A media watchdog group, led by Polish activist-journalist Adam Michnik, kick-started its activities on December 14 with its first televised discussions.
The group has been set up to monitor Georgian broadcasting standards and ethics for the next two months and along with Michnik himself it involves seven Georgian journalists, civil society and academic figures.
The first program, which was aired by the Georgian Public Broadcaster, featured three members of the group: Alexander Rondeli, the president of Tbilisi-based think-tank Georgian Foundation for Strategic and International Studies; Lasha Tugushi, the editor of the daily Rezonansi and Michnik.
The 25-minute long program saw participants discussing the more theoretical aspects of the media’s role in general, especially in a Georgian pre-election context. Greater focus is expected on specific television news reports in later programs. The program will be aired once a week. Michnik's apppearance as a moderator was a surprise, given his earlier comments that he wouldn't participate in the TV discussions.
On December 13, Michnik made his first direct criticism, saying it was not positive when a TV owner [business tycoon and presidential candidate Badri Patarkatsishvili] was in politics and especially was running for the presidency.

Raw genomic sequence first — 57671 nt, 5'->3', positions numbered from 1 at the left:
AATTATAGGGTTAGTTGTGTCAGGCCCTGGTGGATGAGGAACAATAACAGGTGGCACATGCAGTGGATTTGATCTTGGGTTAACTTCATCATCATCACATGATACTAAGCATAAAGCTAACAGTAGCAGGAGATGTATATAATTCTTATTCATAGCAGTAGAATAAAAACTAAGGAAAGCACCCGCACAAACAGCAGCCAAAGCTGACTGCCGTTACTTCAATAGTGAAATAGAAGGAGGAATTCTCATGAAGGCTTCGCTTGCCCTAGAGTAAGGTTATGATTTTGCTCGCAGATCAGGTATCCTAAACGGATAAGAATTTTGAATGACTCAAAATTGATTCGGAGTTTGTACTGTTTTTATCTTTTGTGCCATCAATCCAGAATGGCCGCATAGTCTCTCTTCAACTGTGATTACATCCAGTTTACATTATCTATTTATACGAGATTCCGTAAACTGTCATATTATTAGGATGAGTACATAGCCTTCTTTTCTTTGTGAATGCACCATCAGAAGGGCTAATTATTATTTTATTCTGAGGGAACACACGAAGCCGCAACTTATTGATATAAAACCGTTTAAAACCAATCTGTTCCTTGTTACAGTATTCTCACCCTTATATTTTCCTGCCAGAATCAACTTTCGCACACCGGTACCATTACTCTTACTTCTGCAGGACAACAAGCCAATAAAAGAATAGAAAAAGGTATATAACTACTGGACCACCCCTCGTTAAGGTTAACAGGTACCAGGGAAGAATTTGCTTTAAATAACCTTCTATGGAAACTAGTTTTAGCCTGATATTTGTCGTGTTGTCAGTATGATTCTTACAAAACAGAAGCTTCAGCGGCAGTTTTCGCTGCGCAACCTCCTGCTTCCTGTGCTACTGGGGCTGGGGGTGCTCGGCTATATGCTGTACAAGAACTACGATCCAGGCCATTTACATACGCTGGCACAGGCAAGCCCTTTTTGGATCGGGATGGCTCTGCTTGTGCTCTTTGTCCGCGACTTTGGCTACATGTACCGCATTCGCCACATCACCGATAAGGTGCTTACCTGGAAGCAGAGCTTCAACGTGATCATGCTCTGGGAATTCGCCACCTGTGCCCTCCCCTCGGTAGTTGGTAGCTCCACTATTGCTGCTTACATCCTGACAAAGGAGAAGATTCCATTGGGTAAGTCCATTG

Michnik, speaking on Imedi TV’s late-night political talk show, On the Air, said that a similar problem existed in Italy, describing it as “Berlusconism.”
In response, the TV show host, finding herself in an uncomfortable situation, went on the defensive, saying that News Corp. had power of attorney over Patarkatsishvili. Patarkatsishvili maintains that he handed over management rights of his shares in the company to co-owner News Corp. late in October after announcing that he planned to finance the opposition.
Michnik, however, brushed off the argument, recalling his own experience of when he had, as he put it himself, made “a mistake” and “a sin” by maintaining his position as newspaper editor and at the same time being in politics.
Meanwhile, all four national television stations are airing late-night political talk shows, almost every night, featuring debates between opposition and ruling party figures – a rarity before the November events.
Signifying a major U-turn, officials are even appearing on Imedi TV political talk shows. The authorities had for a year and a half refused to participate in Imedi political talk shows and debates.